New York or Bust

The second of three storms passed through Philadelphia on Sunday night, effectively snowing everyone in. I did try to get to work in the morning, but was told to stay home, where I had my therapy session over Skype. But there was no getting out of work the next day, and it was then that winter defeated me: the snow had turned to ice, and as I was chipping it off my car roof (since the new law requires roofs to be clean) when my ice scraper broke in half. So I just hacked at the ice with the handle. I shoveled the snow from around and behind my car and got in to go to work… and couldn’t get past the ice the other cars had mashed down. So I pulled back into the driveway, stomped through the house three times to have enough salt to melt the ice, and threw it all over he ground while my Chinese neighbor watched.

The second time I tried to get out of the driveway, my car seemed to have forgotten how to go in reverse; when in that gear, the car went forward when I hit the gas. I was on the edge of a panic attack, crying and shaking and feeling like my head was full of buzzing bees. But thankfully, the third time I tried to leave, I managed it, even though it happened very slowly.

All that got me through the long, mediocre workday was the thought that this morning, I would be on my way to NYC for my birthday gift to myself: seeing Machinal on Broadway. In addition to getting to see an awesome show, I was also missing a work seminar that I wasn’t prepared for. But while at work, I got a message that my bus to New York had been cancelled. I bought a train ticket. Then I heard trains were shutting down and I started panicking. I didn’t want my ticket money for the show or the train to go to waste. And also I DID NOT WANT TO GO TO THE SEMINAR.

With the inextinguishable drive of a Jehovah’s Witness, I got on the (operating) subway, hoping that was a good sign. But when I got to 30th Street Station, there were no trains to New York because those were coming from Harrisburg, and all trains from the capitol were cancelled. My anxiety level was climbing, especially when I heard announcement after announcement saying that, because of the weather, any ticket would be accepted on any train. I went to the info desk and said, “I know all trains from Harrisburg are cancelled, but is there any way at all to get to New York?” As the guy behind the desk started to look it up, another guy came over and said, “The 614? That’s running.”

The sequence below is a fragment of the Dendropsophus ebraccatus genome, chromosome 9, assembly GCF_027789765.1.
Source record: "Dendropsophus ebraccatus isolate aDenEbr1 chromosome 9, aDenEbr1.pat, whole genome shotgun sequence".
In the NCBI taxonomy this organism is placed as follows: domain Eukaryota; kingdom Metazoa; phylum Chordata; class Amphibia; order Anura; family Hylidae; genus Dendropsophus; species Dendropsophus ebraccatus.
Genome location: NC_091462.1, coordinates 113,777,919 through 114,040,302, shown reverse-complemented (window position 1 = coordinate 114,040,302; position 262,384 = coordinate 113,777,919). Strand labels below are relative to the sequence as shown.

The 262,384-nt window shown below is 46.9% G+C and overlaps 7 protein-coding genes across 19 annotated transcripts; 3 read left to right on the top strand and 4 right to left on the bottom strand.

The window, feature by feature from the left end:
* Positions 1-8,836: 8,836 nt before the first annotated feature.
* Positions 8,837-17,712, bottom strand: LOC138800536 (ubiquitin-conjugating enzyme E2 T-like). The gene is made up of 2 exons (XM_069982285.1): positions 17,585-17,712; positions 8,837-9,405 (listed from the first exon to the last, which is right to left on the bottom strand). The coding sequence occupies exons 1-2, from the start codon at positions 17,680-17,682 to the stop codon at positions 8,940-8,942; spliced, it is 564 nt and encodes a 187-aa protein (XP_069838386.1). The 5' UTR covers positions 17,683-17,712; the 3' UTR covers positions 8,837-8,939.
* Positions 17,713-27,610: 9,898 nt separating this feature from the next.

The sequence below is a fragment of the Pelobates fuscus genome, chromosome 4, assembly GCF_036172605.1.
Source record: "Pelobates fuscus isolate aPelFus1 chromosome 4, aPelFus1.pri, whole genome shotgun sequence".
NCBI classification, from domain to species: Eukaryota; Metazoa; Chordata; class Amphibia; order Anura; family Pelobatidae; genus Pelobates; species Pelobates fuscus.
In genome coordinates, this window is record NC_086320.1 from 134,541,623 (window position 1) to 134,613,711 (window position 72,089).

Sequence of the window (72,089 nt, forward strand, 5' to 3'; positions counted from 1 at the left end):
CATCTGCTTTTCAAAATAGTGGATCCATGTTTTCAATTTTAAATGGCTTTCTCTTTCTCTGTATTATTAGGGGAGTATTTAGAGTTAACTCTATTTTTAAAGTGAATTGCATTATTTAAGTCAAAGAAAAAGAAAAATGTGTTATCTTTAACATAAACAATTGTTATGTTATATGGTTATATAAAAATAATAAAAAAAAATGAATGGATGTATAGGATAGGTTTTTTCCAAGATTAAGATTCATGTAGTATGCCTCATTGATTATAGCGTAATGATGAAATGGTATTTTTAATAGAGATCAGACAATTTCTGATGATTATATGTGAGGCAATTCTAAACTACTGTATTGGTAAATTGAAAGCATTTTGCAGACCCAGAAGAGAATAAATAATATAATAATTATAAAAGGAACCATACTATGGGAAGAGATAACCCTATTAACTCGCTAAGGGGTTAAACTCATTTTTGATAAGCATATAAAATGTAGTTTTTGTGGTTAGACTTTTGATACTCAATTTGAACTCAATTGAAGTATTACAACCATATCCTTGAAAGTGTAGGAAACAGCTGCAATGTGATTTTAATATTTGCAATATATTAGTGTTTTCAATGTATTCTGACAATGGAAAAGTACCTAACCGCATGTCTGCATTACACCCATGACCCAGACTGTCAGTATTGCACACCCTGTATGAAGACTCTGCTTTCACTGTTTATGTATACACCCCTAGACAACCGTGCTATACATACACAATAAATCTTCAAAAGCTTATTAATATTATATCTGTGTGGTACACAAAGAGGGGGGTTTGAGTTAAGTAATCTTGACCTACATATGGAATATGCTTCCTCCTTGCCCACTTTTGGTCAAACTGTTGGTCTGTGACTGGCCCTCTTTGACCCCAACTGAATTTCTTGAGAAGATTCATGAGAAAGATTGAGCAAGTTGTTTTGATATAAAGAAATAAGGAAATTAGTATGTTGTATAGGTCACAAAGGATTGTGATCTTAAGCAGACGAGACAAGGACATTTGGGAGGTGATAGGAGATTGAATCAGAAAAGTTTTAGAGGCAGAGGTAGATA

THANK GOD. I still wasn’t convinced I’d make it to New York in time to lunch with Molly, but at least I was going to New York. To my surprise, I got there in plenty of time, with no problems or delays. So I walked to the restaurant near Bryant Park where Molly and I were meeting. We had lovely conversation and delicious food before she had to go to the library and I to the show.

Between the weather and the fact that Machinal is almost a hundred years old and a play, the theatre was pretty empty. I got the most awesome usher who, when I asked if I could move down if no one took the closer seats, whispered, “Just go down now, as close as you want.” I stayed up in the mezzanine, but sat at the front, about seven rows closer than I had paid for.

The play was INCREDIBLE. I read it very quickly for a hurriedly-composed essay my senior year of college, but didn’t remember that much. But whatever I expected, the show was better. The acting was great, the revolving set was so ingenious and cool, the costumes were beautiful, and the sound design gave me chills. The script itself is very sparse, and, in the wrong hands, could be very awkward and jerky. But the combined efforts created a show that was staccato when it called for it but never unnatural. My favorite thing is that it made me FEEL what the main character was feeling. I didn’t just think, “Oh, she’s feeling trapped and scared,” I actually FELT trapped and scared. And when I left the theatre, I didn’t want to. I just wanted to find a quiet corner and think for awhile. It was a theatre experience that left me wonderfully dazed.

I got an early bus home after grabbing some dinner. My post-NYC low hit me, but not nearly as hard as it used to. It’s worse now, but again, not as bad as it’s been. It was nice to get away for a day and see a good friend and good theatre.